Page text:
After the disaster of June 1940, the former regime, already strongly contested during the previous years, lost all credibility and legitimacy. A veritable fever for change, but also for reprisals against those presumed guilty for the war and the defeat, took hold in a part of the country. Parliamentarians of the Third Republic, Freemasons, and Jews were denounced pell-mell. It is from this trauma that emerged the Vichy regime, the National Revolution, the laws of exclusion [against Freemasons and Jews], and Collaboration. [. . .]
The historian is spoiled for choice in citing the best minds of the time, expressing their disgust for the former regime and their hope in a radical change. It is from this that the “National Revolution” was born, more by spontaneous generation than deliberate intention. “My consolation,” wrote [the playwright] Paul Claudel in August 1940, “is to see the end of this vile parliamentary regime which, for many long years devoured France like a metastasized cancer. It’s finished for the Popular Front, the CGT, the marches with raised fists, the strikes, the manifestos signed pell-mell by the communists and Catholics, of the squalid tyranny of bistrots, Freemasons, metics, hall-monitors, and professors . . .”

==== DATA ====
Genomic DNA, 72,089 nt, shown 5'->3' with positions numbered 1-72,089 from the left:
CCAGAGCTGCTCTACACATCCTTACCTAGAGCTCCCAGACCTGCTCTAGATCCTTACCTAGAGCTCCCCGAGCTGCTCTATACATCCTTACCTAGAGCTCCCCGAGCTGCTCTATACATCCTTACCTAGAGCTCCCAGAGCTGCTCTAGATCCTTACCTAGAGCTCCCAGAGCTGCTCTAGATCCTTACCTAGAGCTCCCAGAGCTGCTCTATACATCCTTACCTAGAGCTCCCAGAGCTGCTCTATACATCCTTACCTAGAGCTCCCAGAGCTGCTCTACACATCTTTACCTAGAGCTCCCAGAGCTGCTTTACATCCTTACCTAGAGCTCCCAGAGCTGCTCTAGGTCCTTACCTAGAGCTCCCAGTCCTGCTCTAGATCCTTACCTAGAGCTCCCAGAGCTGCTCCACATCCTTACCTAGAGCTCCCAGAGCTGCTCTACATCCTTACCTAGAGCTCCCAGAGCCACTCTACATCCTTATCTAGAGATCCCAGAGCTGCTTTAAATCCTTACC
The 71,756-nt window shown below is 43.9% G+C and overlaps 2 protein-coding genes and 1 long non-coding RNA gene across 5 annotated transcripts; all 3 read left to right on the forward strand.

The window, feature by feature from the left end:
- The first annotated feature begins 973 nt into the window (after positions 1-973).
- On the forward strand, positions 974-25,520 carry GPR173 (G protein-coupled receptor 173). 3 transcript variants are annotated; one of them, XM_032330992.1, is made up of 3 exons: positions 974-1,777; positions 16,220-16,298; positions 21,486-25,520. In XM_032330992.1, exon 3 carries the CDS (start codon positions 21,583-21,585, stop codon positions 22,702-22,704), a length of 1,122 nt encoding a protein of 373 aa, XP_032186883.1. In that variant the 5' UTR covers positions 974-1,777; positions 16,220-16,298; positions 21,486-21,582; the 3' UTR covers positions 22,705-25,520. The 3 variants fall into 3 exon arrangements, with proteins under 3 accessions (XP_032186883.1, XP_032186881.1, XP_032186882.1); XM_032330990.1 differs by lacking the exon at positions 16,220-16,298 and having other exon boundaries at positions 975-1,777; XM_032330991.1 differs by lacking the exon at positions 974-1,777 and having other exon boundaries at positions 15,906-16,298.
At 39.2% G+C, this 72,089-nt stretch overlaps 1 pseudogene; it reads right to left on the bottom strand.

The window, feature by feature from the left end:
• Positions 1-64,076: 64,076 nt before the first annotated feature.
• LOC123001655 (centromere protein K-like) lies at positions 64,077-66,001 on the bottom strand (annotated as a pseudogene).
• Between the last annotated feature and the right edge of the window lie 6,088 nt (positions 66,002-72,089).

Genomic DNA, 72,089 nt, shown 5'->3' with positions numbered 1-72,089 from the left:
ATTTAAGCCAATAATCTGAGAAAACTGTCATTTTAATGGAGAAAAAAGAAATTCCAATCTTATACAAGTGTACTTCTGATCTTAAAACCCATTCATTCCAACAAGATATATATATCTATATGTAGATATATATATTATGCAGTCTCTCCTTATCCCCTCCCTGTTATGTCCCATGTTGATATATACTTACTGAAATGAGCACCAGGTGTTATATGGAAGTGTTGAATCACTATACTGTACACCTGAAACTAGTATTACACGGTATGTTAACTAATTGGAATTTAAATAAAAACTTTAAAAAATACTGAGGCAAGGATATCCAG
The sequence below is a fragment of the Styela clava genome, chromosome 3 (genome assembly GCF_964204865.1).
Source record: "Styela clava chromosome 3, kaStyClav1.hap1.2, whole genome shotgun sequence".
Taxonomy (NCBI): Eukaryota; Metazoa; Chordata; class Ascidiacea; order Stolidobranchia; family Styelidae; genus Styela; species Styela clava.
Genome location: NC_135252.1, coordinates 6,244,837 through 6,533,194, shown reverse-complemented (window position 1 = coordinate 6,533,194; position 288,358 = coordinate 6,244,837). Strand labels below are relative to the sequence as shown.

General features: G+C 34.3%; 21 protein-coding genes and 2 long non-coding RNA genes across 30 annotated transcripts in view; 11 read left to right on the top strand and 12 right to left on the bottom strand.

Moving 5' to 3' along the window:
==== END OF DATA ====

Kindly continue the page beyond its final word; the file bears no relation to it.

Awareness of French decadence had long existed. It went back to the other great defeat, that of 1870 which had inspired Renan to write his damning Réforme intellectuelle et morale de la France. The hard-won victory of 1918 had, for a time, made people forget the reality of a slow erosion of French energies, until the crisis of the 1930s reawakened them. It was first of all evident in the collapse of fertility: 518,000 births in 1940, whereas there had still been 1,022,000 in 1876. In the face of 80 million Germans, France, which on the eve of the Revolution [of 1789] had been the most populous nation of Europe, had only 41 million inhabitants, including 2.5 million foreigners. This collapse in vitality was felt by the more lucid as a crisis of civilization, worse, an admission of decline. They sometimes looked with a sympathy mixed with anxiety towards Italian Fascism, or even towards German National Socialism. For many of them, the collapse of the Third Republic was the conclusion of an old deterioration which they had condemned. Even before the defeat, a mind as subtle as Jean Giraudoux, appointed Commissioner for Information by Daladier on the eve of the war, wrote without causing a scandal: “The country will only be provisionally saved by armed borders: It can only be definitively saved by the French race, and we are in full agreement with Hitler in proclaiming that a policy reaches its superior form only if it is racial, because that was also the thought of Colbert and Richelieu.”